Sometimes the most consequential events are little understood—or even noticed—as they unfold. For instance, on July 14, 1789, the day that French revolutionaries stormed the Bastille, King Louis XVI wrote in his diary, “rien” (nothing). That’s how disconnected Louis was from the tide of history. And soon, of course, he was disconnected from his head.
In our era, on April 6, 2020, Americans were mostly focused on the impact of the coronavirus. And so another epic tidal event, President Trump’s signing of an Executive Order securing a better deal for space entrepreneurs, went little noticed.
Yet heralded or not, it’s a good thing that Trump signed it, because the 45th president has now done much to fulfill the destiny outlined by the 35th president, John F. Kennedy, who back in 1962 pledged that America would be “the world’s leading space-faring nation.”
Yes, back in the 1960s, it seemed inevitable that intrepid Americans, symbolized by the Kennedy-esque—but alas, fictional—Captain Kirk of Star Trek, would soon be zooming around the galaxy.
But whatever happened to the Star Trek vision of men, and women, boldly space-faring? Why, six decades later, do we have some 2200 satellites in orbit, mostly focused on terrestrial communication—and not much else, really, going on out there? A full answer would tick off all the fiscal, historical, and biological reasons why space has proved so daunting for humans, and yet the simplest short explanation is that there’s not, as of yet, much for people to do in the wild black yonder.
Most obviously, there’s no intelligent life to interact with. The Star Trek future included Vulcans to be friendly with, Klingons to fight with—even comely aliens to have sex with–but again, that’s all only imagination. In the here-and-now universe, which seems so empty, machines can seemingly do whatever tasks need to be done.
Still, there’s unlimited potential in space—and we have, after all, just scratched its surface. One of those potentialities is getting rich, or richer. For instance, the Moon holds vast deposits of Helium-3, which could be used to make low-temperature nuclear energy; the resulting electricity could then be used to manufacture goods on the moon, or perhaps it could be somehow transported back to earth. Moreover, a dozen nearby asteroids could someday be mined profitably for such elements as cobalt, iron, nickel, and platinum.
Here is where Trump’s new Executive Order is so directionally profound: The document puts the U.S. down firmly on the side of visionary high-tech capitalism: “Successful long-term exploration and scientific discovery of the Moon, Mars, and other celestial bodies will require partnership with commercial entities to recover and use resources, including water and certain minerals, in outer space.” In other words, the key to stimulating investment is robust property rights; companies aren’t going to invest the billions, or trillions, needed to harvest resources if they aren’t reasonably sure that they can protect their assets and thus make a profit.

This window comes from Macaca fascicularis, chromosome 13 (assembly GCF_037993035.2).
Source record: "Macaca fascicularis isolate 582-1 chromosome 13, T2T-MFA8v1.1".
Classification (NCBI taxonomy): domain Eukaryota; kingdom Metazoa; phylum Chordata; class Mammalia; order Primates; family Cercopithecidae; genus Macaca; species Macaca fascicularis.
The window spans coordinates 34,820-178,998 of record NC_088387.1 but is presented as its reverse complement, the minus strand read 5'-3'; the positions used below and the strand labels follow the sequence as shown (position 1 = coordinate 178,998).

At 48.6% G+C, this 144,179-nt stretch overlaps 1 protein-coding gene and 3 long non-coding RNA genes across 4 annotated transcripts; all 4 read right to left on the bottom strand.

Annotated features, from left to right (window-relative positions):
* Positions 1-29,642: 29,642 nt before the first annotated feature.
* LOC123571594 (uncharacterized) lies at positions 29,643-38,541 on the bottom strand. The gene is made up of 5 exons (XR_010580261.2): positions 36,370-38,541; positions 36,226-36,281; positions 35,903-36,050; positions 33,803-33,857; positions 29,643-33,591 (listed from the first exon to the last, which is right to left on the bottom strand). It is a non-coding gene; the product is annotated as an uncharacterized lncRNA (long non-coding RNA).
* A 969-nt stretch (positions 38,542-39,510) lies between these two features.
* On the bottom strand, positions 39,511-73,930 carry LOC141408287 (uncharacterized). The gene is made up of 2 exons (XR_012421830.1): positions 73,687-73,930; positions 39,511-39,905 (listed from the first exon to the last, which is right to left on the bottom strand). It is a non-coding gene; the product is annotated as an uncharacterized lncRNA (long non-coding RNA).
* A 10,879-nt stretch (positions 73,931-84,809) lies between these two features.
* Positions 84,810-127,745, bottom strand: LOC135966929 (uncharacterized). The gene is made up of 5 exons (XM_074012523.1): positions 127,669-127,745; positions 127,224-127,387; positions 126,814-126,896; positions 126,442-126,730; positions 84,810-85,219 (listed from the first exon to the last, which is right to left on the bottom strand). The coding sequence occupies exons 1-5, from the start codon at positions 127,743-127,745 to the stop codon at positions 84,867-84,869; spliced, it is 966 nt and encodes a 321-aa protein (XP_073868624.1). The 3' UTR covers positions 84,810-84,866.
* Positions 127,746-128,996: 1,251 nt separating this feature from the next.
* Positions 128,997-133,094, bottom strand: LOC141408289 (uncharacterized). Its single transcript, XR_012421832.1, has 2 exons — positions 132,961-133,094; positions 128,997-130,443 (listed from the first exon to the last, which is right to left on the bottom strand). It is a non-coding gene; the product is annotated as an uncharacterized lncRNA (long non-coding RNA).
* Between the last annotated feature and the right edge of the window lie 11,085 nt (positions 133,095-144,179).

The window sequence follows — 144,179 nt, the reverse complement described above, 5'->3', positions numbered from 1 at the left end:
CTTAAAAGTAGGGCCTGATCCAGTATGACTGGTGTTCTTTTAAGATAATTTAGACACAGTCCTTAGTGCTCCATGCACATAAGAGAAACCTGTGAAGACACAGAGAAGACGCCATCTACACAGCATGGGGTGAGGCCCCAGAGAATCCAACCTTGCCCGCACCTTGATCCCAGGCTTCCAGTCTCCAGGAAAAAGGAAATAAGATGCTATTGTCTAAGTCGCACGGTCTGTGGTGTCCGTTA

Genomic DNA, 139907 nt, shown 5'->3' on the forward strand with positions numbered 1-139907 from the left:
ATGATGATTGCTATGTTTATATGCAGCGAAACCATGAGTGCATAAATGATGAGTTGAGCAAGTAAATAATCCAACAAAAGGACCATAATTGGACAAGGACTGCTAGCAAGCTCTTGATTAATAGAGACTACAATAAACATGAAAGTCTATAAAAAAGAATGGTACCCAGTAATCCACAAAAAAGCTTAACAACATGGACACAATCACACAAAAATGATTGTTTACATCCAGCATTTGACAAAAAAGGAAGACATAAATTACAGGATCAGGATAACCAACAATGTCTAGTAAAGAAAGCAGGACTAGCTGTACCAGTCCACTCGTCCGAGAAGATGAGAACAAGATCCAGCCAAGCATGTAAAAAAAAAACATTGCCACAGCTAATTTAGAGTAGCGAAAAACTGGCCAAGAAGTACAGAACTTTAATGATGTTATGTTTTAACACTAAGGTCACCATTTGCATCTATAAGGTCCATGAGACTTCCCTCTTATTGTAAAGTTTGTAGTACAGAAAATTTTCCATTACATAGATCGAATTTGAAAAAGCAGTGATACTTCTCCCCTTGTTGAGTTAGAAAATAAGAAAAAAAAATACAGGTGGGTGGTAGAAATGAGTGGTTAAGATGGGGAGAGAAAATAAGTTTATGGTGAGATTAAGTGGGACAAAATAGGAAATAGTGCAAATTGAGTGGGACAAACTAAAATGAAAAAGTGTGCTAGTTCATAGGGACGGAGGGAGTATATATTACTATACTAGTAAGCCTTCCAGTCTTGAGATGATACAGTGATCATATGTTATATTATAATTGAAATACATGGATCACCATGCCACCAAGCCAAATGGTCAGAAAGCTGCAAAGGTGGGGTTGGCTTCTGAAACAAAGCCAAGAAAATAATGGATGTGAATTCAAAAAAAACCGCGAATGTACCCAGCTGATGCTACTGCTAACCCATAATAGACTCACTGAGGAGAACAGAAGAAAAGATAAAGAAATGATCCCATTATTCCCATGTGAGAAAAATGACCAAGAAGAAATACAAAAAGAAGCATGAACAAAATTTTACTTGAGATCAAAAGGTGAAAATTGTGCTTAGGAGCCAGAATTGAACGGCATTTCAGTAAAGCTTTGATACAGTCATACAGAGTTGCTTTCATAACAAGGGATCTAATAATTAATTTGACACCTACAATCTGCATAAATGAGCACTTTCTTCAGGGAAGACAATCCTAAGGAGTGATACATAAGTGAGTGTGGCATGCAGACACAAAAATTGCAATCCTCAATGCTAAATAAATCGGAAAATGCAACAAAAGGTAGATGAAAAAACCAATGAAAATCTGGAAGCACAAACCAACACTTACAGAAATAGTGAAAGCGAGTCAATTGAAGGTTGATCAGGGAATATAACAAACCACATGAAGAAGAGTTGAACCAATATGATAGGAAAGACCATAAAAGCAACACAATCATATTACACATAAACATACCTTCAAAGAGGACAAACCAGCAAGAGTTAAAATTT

Yet as Trump’s order notes, certain international agreements, such as the 1967 Outer Space Treaty, are written to undercut property rights; as the treaty declares, “The exploration and use of outer space, including the moon and other celestial bodies, shall be carried out for the benefit and in the interests of all countries, irrespective of their degree of economic or scientific development, and shall be the province of all mankind.” In other words, we are the world, we must share with the world—even if only one of us does all the work. (In a fit of absent-minded utopianism, the U.S. signed this agreement—indeed, it actively pushed for it.)
There’s also a 1979 Moon Agreement, which the U.S. has not signed, which is even more explicit about sharing astral proceeds with the rest of the world.
As Trump’s Executive Order explains, “Uncertainty regarding the right to recover and use space resources, including the extension of the right to commercial recovery and use of lunar resources . . . has discouraged some commercial entities from participating in this enterprise.” So now, happily, the U.S. is backing out of these dumb deals, in hopes of unleashing space-tycoons.
Indeed, Trump has been doing even more, albeit with almost no attention being paid. On May 5, Reuters scooped that the administration working on “Artemis Accords,” aimed at further clarifying property rights on the Moon; we are negotiating with friendly partners, such as Japan, the United Arab Emirates, and the European Union to establish interference-free “safety zones” where Moonrakers can do their enterprising thing.
We might observe that these Artemis Accords leave out China and Russia, to name just two possible discord-makers. And yet the president has the beginning of an answer to that, too: On December 20th, 2019, Trump signed a national security bill officially establishing a U.S. Space Force.
So now we’re starting to see how outer space could get busy; if we have space miners and space profits, we’ll soon enough have space marauders, and so then also space defenders. And while much of this space-faring could be done by robots, it’s obvious that people, as well as their companies and countries, are going to get drawn into the action—be it peaceful and profitable, or wrathful and terrible.
And to think: This momentous future history got a Saturn V-level boost on April 6, 2020, a date which now lives in obscurity, but which will one day be remembered well.
James P. Pinkerton, a former White House domestic policy aide to Presidents Ronald Reagan and George H.W. Bush, has been a Fox News Contributor since 1996. He is also the editor of CureStrategy.org.
The views and opinions expressed in this commentary are those of the author and do not reflect the official position of the Daily Caller News Foundation or Conservative Daily News.
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